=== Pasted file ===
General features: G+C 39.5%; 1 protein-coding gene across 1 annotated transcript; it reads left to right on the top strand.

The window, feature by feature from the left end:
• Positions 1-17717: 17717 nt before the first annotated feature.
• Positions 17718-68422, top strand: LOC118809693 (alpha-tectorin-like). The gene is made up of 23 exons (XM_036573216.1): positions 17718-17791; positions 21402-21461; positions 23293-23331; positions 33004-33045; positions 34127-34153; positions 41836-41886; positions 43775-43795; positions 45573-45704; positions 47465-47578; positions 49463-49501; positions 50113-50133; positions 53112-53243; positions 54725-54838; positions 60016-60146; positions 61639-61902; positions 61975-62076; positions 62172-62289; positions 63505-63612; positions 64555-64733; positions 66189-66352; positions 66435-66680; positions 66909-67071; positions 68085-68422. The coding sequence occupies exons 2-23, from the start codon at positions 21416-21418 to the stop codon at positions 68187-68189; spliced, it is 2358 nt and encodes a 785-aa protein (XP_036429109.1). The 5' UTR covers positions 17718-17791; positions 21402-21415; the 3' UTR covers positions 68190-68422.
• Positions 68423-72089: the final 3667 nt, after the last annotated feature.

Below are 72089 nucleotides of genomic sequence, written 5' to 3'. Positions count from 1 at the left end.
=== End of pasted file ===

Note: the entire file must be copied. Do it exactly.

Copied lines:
General features: G+C 39.5%; 1 protein-coding gene across 1 annotated transcript; it reads left to right on the top strand.

The window, feature by feature from the left end:
• Positions 1-17717: 17717 nt before the first annotated feature.
• Positions 17718-68422, top strand: LOC118809693 (alpha-tectorin-like). The gene is made up of 23 exons (XM_036573216.1): positions 17718-17791; positions 21402-21461; positions 23293-23331; positions 33004-33045; positions 34127-34153; positions 41836-41886; positions 43775-43795; positions 45573-45704; positions 47465-47578; positions 49463-49501; positions 50113-50133; positions 53112-53243; positions 54725-54838; positions 60016-60146; positions 61639-61902; positions 61975-62076; positions 62172-62289; positions 63505-63612; positions 64555-64733; positions 66189-66352; positions 66435-66680; positions 66909-67071; positions 68085-68422. The coding sequence occupies exons 2-23, from the start codon at positions 21416-21418 to the stop codon at positions 68187-68189; spliced, it is 2358 nt and encodes a 785-aa protein (XP_036429109.1). The 5' UTR covers positions 17718-17791; positions 21402-21415; the 3' UTR covers positions 68190-68422.
• Positions 68423-72089: the final 3667 nt, after the last annotated feature.

Below are 72089 nucleotides of genomic sequence, written 5' to 3'. Positions count from 1 at the left end.